Making Mini Greenhouses

Here is another gardening project that can be done in the winter.  It’s January in Chicago, at least 2 to 3 months until we can think about getting annuals into the garden, depending on the weather.  So let’s take matters into our own hands and get some plants started.  Let’s make mini greenhouses to get seeds started outside as early as possible.  All we need is a milk carton, soil, seeds, and duct tape.  Oh and we’ll need something to poke holes and cut the carton.

Cut the milk cartoon open on three sides to create a hinged top.  Make the cut at about the halfway (or higher) mark on the carton.  Poke some holes in the bottom for drainage.  Fill the bottom with moist soil.  Sow the seeds in the the soil.  I set up all the milk cartons first, seeds and all, then sealed them up.

IMAG0710 mini green houses IMAG0714 mini green houses

 

Put them in a sunny spot with the caps off.  This will allow for watering and circulation.  As soon as it gets warm enough the seeds should germinate.  I put a lot of seeds in each carton so I may need to thin the crop.

Once the plants are large enough to transplant to pots or beds remove the tape and open them up, leaving the plants in.  This will harden off the plants, or acclimate them to the outside temperature and sun exposure.  After a week or two you can put them wherever you want.

I chose cool weather plants in the hopes of benefiting from them as early as  mid spring.  I will set up another round of greenhouses in the spring with summer plants that will hopefully be ready to go into the ground after any risk of frost.

If this project is fruitful I will have two kinds of Osteospermum daisies, a purple and a copper color, red Gerbera daisies, snapdragons in multiple colors, and a beautiful Nemesia.  

If anyone has any winter projects to share please do, we love comments and suggestions.

GG

More of the Midwest Gardeniere

Great news everyone!  There are more new Gardeniere videos online to watch.  I want to thank everyone for spreading the word and for all the compliments.  Filming has been very exciting and rewarding.

A few posts ago I showed some pictures of the projects we worked on early this fall.  The newest video shows how I planned and put together a fall themed garden design using accents in the color blue. Click here to watch on YouTube or go to my Midwest Gardeniere page and push play.

The other new Gardenieres video talks about sun and shade plants in rail planters that I designed early this summer.  It’s a great transformation from tired withered plants to colorful summer flowers filling up the planters.  Again, click here watch or go to my Midwest Gardeniere page and push play.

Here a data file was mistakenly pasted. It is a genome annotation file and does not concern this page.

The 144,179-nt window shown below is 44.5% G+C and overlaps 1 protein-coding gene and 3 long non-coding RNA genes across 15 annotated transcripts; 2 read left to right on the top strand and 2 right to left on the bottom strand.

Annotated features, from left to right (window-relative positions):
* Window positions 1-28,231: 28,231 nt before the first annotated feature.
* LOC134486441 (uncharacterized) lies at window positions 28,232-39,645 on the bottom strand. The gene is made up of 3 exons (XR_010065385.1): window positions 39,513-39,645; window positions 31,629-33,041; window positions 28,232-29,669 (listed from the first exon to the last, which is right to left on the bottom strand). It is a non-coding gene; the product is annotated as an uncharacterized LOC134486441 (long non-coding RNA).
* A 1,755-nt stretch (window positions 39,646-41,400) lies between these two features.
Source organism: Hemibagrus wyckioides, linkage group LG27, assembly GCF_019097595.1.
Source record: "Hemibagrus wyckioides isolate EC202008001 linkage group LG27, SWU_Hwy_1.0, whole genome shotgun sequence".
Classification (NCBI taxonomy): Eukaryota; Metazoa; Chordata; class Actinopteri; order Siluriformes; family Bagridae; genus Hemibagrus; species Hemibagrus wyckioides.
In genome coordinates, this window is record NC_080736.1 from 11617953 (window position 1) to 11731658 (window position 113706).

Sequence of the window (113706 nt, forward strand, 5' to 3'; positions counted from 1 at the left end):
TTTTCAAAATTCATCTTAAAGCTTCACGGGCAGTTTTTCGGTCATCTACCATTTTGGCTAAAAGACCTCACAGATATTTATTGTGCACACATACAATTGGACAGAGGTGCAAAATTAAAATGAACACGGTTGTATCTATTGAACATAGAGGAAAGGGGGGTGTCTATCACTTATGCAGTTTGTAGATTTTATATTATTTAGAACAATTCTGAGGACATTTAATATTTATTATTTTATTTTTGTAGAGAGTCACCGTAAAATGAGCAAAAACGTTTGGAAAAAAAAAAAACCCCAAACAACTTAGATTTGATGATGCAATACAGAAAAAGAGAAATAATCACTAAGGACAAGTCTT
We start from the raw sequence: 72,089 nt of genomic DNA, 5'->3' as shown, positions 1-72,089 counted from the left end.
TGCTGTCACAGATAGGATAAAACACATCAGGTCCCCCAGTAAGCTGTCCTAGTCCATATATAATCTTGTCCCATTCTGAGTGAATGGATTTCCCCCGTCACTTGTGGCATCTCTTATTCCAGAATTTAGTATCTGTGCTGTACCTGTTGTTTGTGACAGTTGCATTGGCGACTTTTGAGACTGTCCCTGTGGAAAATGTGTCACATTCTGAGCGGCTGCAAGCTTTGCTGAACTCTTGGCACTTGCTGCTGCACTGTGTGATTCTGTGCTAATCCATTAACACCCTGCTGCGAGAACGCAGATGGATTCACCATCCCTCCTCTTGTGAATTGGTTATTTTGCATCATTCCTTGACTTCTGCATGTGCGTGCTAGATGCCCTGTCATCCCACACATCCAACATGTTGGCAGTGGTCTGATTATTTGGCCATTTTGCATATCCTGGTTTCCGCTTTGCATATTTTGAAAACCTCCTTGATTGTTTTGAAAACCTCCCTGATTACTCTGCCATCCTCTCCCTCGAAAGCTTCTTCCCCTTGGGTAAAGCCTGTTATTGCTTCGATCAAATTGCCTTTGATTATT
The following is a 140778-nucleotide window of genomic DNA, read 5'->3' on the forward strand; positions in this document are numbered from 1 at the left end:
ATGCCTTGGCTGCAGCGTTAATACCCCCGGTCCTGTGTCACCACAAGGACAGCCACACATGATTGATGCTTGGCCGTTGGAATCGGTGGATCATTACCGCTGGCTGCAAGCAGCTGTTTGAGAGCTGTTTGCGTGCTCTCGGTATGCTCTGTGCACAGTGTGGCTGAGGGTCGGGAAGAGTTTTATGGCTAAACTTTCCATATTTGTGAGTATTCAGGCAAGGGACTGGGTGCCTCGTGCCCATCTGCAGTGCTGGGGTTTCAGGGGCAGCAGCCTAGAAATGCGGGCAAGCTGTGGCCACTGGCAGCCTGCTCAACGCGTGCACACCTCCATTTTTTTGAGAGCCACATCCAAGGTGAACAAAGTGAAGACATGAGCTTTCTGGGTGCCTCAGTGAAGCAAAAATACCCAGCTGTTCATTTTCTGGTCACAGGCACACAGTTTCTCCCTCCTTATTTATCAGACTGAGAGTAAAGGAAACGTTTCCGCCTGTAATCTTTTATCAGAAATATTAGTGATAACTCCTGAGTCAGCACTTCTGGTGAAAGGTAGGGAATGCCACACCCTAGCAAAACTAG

I’ve been talking about a design project for a while now and that’s what I’ve been working on this past week.  I took an empty front yard and turned it into multi-season garden.  Tune in for the next post to get all the details and before and after photos!

Thanks so much for your support.  I love to hear comments and suggestions so send them my way.

GG

The Garden Party Continues

Now that you have toured the front yard let’s tour the back.

We’ll take a walk down the side path, the picture on the left, which in a few years will have flowering trees blooming in the spring.  When we get to the back you can see the yard, the picture on the right.

On the south side of the path we have a climbing hydrangea making its way up the deck railing.  Further along we have the shade garden, which gets only a couple of hours of sun. In here we have multiple varieties of hostas, astilbe, mums and columbine, with Plumeria, Monarda, and Campanula.

On the north side of the yard is the sun loving garden.  We have lilacs surrounded by Salvia, Sedum, Coreopsis, Munstead lavender, and Russian sage.  Then we have the rose garden, in the middle photo, which is so exciting because these roses were all grown from seed!  They are only two years old right now so they are still pretty small.  I will spread them out a bit this fall in preparation for next year’s growth.  I have mums centered in this garden to offer some additional fall color.